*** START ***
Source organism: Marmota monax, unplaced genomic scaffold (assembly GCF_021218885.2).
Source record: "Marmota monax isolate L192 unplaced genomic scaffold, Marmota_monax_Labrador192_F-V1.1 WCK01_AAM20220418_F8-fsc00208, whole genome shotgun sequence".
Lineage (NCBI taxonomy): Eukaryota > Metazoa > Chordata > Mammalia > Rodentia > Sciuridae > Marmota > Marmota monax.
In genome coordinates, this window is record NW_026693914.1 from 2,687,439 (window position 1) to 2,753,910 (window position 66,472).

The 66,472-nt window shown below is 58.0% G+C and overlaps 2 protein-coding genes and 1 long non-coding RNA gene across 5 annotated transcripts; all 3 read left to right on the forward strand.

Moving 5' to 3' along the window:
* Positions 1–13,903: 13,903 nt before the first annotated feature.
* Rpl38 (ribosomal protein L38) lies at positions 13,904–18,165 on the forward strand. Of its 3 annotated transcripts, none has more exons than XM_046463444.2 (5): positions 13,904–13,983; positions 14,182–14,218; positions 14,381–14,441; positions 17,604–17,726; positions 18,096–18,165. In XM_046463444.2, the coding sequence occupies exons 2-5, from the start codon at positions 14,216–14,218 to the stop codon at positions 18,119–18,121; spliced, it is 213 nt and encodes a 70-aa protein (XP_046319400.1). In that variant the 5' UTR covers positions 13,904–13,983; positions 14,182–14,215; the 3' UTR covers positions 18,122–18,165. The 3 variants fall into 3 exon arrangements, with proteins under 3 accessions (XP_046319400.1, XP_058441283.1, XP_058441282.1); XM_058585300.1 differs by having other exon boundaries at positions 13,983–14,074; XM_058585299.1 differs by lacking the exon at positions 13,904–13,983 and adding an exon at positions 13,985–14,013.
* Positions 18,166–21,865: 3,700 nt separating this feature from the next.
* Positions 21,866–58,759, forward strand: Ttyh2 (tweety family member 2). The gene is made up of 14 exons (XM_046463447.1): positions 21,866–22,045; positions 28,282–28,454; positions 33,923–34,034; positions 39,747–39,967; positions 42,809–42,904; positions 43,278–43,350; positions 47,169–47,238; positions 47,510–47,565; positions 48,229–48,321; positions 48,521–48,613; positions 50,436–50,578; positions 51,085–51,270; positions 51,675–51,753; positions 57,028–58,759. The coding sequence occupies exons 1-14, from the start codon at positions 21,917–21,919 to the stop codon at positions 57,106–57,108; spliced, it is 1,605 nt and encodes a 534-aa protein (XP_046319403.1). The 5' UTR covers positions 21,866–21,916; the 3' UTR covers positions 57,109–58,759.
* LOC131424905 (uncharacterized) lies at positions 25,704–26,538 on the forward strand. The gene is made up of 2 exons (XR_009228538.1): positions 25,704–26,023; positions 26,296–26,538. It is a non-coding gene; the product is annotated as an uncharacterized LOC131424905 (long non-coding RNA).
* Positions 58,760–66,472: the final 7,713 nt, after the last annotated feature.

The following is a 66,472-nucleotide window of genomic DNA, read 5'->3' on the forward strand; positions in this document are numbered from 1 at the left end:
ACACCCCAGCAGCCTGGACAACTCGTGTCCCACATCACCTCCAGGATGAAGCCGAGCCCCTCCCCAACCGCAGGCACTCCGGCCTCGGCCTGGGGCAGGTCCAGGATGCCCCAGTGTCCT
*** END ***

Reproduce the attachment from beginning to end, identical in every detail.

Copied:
Source organism: Marmota monax, unplaced genomic scaffold (assembly GCF_021218885.2).
Source record: "Marmota monax isolate L192 unplaced genomic scaffold, Marmota_monax_Labrador192_F-V1.1 WCK01_AAM20220418_F8-fsc00208, whole genome shotgun sequence".
Lineage (NCBI taxonomy): Eukaryota > Metazoa > Chordata > Mammalia > Rodentia > Sciuridae > Marmota > Marmota monax.
In genome coordinates, this window is record NW_026693914.1 from 2,687,439 (window position 1) to 2,753,910 (window position 66,472).

The 66,472-nt window shown below is 58.0% G+C and overlaps 2 protein-coding genes and 1 long non-coding RNA gene across 5 annotated transcripts; all 3 read left to right on the forward strand.

Moving 5' to 3' along the window:
* Positions 1–13,903: 13,903 nt before the first annotated feature.
* Rpl38 (ribosomal protein L38) lies at positions 13,904–18,165 on the forward strand. Of its 3 annotated transcripts, none has more exons than XM_046463444.2 (5): positions 13,904–13,983; positions 14,182–14,218; positions 14,381–14,441; positions 17,604–17,726; positions 18,096–18,165. In XM_046463444.2, the coding sequence occupies exons 2-5, from the start codon at positions 14,216–14,218 to the stop codon at positions 18,119–18,121; spliced, it is 213 nt and encodes a 70-aa protein (XP_046319400.1). In that variant the 5' UTR covers positions 13,904–13,983; positions 14,182–14,215; the 3' UTR covers positions 18,122–18,165. The 3 variants fall into 3 exon arrangements, with proteins under 3 accessions (XP_046319400.1, XP_058441283.1, XP_058441282.1); XM_058585300.1 differs by having other exon boundaries at positions 13,983–14,074; XM_058585299.1 differs by lacking the exon at positions 13,904–13,983 and adding an exon at positions 13,985–14,013.
* Positions 18,166–21,865: 3,700 nt separating this feature from the next.
* Positions 21,866–58,759, forward strand: Ttyh2 (tweety family member 2). The gene is made up of 14 exons (XM_046463447.1): positions 21,866–22,045; positions 28,282–28,454; positions 33,923–34,034; positions 39,747–39,967; positions 42,809–42,904; positions 43,278–43,350; positions 47,169–47,238; positions 47,510–47,565; positions 48,229–48,321; positions 48,521–48,613; positions 50,436–50,578; positions 51,085–51,270; positions 51,675–51,753; positions 57,028–58,759. The coding sequence occupies exons 1-14, from the start codon at positions 21,917–21,919 to the stop codon at positions 57,106–57,108; spliced, it is 1,605 nt and encodes a 534-aa protein (XP_046319403.1). The 5' UTR covers positions 21,866–21,916; the 3' UTR covers positions 57,109–58,759.
* LOC131424905 (uncharacterized) lies at positions 25,704–26,538 on the forward strand. The gene is made up of 2 exons (XR_009228538.1): positions 25,704–26,023; positions 26,296–26,538. It is a non-coding gene; the product is annotated as an uncharacterized LOC131424905 (long non-coding RNA).
* Positions 58,760–66,472: the final 7,713 nt, after the last annotated feature.

The following is a 66,472-nucleotide window of genomic DNA, read 5'->3' on the forward strand; positions in this document are numbered from 1 at the left end:
ACACCCCAGCAGCCTGGACAACTCGTGTCCCACATCACCTCCAGGATGAAGCCGAGCCCCTCCCCAACCGCAGGCACTCCGGCCTCGGCCTGGGGCAGGTCCAGGATGCCCCAGTGTCCT